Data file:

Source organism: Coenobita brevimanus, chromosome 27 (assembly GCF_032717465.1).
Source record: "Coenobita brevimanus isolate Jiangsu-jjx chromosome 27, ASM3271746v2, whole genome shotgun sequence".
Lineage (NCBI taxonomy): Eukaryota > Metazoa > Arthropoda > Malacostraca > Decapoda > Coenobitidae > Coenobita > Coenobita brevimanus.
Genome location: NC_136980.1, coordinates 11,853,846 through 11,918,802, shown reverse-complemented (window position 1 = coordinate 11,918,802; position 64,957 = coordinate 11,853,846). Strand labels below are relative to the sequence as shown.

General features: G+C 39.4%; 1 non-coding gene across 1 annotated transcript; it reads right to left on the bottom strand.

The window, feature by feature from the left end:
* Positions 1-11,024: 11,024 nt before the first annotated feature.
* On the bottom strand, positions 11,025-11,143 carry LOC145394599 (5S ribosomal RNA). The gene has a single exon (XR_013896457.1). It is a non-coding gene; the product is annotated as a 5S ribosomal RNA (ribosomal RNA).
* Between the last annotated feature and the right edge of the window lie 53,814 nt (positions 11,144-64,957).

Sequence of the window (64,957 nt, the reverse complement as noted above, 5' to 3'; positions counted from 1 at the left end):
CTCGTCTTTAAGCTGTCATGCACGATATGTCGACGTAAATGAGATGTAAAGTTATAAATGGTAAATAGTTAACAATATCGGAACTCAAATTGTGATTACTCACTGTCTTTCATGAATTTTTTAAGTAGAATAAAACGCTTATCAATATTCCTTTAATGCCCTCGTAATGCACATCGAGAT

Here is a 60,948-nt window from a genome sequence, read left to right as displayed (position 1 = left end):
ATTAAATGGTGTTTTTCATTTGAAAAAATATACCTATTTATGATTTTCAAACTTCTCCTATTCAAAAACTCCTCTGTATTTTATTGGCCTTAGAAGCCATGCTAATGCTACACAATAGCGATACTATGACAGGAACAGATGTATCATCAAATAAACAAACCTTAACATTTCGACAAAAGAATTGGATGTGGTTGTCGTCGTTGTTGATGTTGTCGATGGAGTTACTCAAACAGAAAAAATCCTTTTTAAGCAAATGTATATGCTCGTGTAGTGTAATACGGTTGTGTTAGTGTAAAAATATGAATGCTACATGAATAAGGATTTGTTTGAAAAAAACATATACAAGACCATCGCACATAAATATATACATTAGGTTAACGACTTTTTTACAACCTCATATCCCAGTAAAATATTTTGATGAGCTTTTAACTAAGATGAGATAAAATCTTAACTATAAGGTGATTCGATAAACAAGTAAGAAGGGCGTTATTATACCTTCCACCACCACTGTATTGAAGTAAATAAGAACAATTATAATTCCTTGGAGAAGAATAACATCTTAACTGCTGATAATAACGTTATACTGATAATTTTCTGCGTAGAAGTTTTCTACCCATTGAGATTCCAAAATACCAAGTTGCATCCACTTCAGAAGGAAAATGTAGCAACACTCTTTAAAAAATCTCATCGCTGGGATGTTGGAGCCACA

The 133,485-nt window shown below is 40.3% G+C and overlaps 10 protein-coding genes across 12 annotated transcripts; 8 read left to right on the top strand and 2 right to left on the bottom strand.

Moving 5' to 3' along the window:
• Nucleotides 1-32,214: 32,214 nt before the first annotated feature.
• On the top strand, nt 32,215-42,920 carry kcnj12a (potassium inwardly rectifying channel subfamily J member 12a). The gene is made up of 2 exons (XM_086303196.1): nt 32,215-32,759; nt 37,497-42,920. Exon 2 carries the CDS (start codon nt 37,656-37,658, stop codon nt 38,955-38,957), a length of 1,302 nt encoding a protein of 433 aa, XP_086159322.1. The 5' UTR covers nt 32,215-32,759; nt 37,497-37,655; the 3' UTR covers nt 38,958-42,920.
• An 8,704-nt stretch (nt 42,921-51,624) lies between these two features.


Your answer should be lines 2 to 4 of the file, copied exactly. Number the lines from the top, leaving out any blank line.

Source record: "Coenobita brevimanus isolate Jiangsu-jjx chromosome 27, ASM3271746v2, whole genome shotgun sequence".
Lineage (NCBI taxonomy): Eukaryota > Metazoa > Arthropoda > Malacostraca > Decapoda > Coenobitidae > Coenobita > Coenobita brevimanus.
Genome location: NC_136980.1, coordinates 11,853,846 through 11,918,802, shown reverse-complemented (window position 1 = coordinate 11,918,802; position 64,957 = coordinate 11,853,846). Strand labels below are relative to the sequence as shown.